Bobby Campo and Shantel VanSanten at The Final Destination
September 8, 2009
With the usual smattering of modest Labor Day releases, Summer 2009 came to a quiet close. While overall business was up 44 percent from the corresponding (non-holiday) timeframe last year, this Labor Day weekend was one of the least-attended in over a decade.
Falling 55 percent (comparing Friday-Sunday periods) but still leading the weekend, The Final Destination pulled in $15.3 million over the four-day weekend, lifting its total to $50.4 million in ten days. The horror sequel had a steeper drop than its predecessors as well as My Bloody Valentine 3-D from earlier this year. Nonetheless, it surpassed the final gross of Final Destination 2 and will soon top the other Final Destination movies, though it has a ways to go in terms of attendance.
Featuring Sandra Bullock and Bradley Cooper hot off the successes of The Proposal and The Hangover, respectively, All About Steve bagged $14.1 million four-day opening on approximately 2,300 screens at 2,251 sites. The start was a bit better than My Super Ex-Girlfriend but less than The Heartbreak Kid among similar movies. Both of those pictures were disappointments, and that's the norm for this sort of negative romantic comedy. In the advertising, Cooper as the titular Steve spends most of the time rolling his eyes and blandly sneering at Ms. Bullock's loopy character. While it wasn't flattering to either actor, the movie was presented as a lark and fared about as well as could be expected by that standard.
What Labor Day weekend would be complete without some cheesy action picture grasping for some late summer scraps? Gamer attempted to fit that bill but posted a low score of $11.2 million four-day on around 2,700 screens at 2,502 sites. The premise of people forced to play a deadly game show has been mined to middling effect in past titles like Death Race, Rollerball and The Running Man, and Gamer failed to stand out in its look and feel, despite its video game avatar hook.
The weekend's other nationwide debut, writer-director Mike Judge's Extract, drew a soft $5.5 million four-day at 1,611 sites. Mr. Judge's Office Space had a $4.2 million opening (Friday-Sunday), but that was back in 1999 and would be the equivalent over $6 million adjusted for ticket price inflation. That picture became an audience favorite after its theatrical release and was highlighted in Extract's marketing, but Extract's premise was not clearly presented and came off as random stoner and workplace antics.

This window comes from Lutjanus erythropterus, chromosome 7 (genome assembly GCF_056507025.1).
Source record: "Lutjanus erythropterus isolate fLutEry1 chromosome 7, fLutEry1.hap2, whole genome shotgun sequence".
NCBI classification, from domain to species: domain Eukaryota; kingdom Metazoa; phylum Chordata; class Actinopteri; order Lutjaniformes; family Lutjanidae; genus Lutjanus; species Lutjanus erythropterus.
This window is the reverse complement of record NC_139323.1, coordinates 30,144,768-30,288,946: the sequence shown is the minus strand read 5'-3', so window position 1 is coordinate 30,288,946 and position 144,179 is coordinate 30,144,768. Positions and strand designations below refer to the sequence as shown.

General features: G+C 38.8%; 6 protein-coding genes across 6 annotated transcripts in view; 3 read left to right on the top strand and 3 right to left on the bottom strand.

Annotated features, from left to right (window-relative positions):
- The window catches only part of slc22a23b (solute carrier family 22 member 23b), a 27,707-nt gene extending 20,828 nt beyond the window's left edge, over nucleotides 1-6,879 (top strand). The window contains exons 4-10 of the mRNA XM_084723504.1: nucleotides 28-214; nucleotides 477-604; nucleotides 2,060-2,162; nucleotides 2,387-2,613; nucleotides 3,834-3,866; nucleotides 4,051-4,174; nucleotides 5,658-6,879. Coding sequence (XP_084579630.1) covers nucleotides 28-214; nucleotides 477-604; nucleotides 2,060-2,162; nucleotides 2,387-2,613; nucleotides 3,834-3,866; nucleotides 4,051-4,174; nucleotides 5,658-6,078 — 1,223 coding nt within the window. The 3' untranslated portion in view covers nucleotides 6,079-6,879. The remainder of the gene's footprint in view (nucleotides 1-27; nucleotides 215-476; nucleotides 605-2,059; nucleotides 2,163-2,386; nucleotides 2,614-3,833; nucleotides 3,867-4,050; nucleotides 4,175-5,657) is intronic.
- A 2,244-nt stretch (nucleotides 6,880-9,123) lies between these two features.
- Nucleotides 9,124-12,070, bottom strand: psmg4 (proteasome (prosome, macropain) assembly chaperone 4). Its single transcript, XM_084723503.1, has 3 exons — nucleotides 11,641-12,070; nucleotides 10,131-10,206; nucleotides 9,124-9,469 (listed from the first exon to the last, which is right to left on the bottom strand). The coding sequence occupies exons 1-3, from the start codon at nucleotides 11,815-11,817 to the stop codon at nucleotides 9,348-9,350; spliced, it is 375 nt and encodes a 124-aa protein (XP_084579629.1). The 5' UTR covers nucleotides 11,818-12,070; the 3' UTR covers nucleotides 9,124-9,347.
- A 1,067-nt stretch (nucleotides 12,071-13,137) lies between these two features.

Inglourious Basterds retreated 40 percent and nabbed a $15 million four-day. Its booty rose to $95.1 million in 18 days, ranking as Quentin Tarantino's second most-attended picture behind Pulp Fiction. Holding well with $9.1 million, District 9 crossed the $100 million mark on Sunday, its 24th day, and became the 19th picture of the year to reach that level. G.I. Joe: The Rise of Cobra was also still in play with $6.7 million, down 33 percent for $141 million in 32 days.
Halloween II (2009) bled 65 percent in its second weekend, grossing a $6.9 million four-day for $26.9 million in eleven days, or less than Halloween (2007)'s four-day start. Its fall was also slightly steeper than its predecessor. Lacking traction, Taking Woodstock also took a bath in its second weekend, plunging 57 percent and grossing $1.9 million four-day for a $6.4 million tally.
Yet again, Julie & Julia, (500) Days of Summer and The Hangover had the best holds among nationwide releases. Julie & Julia dipped 24 percent and garnered a $7.1 million four-day, bringing its tally to $80.7 million in 32 days. With a new advertising push behind it, (500) Days of Summer eased eight percent and wooed a $2.4 million four-day, increasing its total to $28.4 million. Off nine percent, The Hangover made $1.5 million four-day for a $272.2 million tally in 95 days.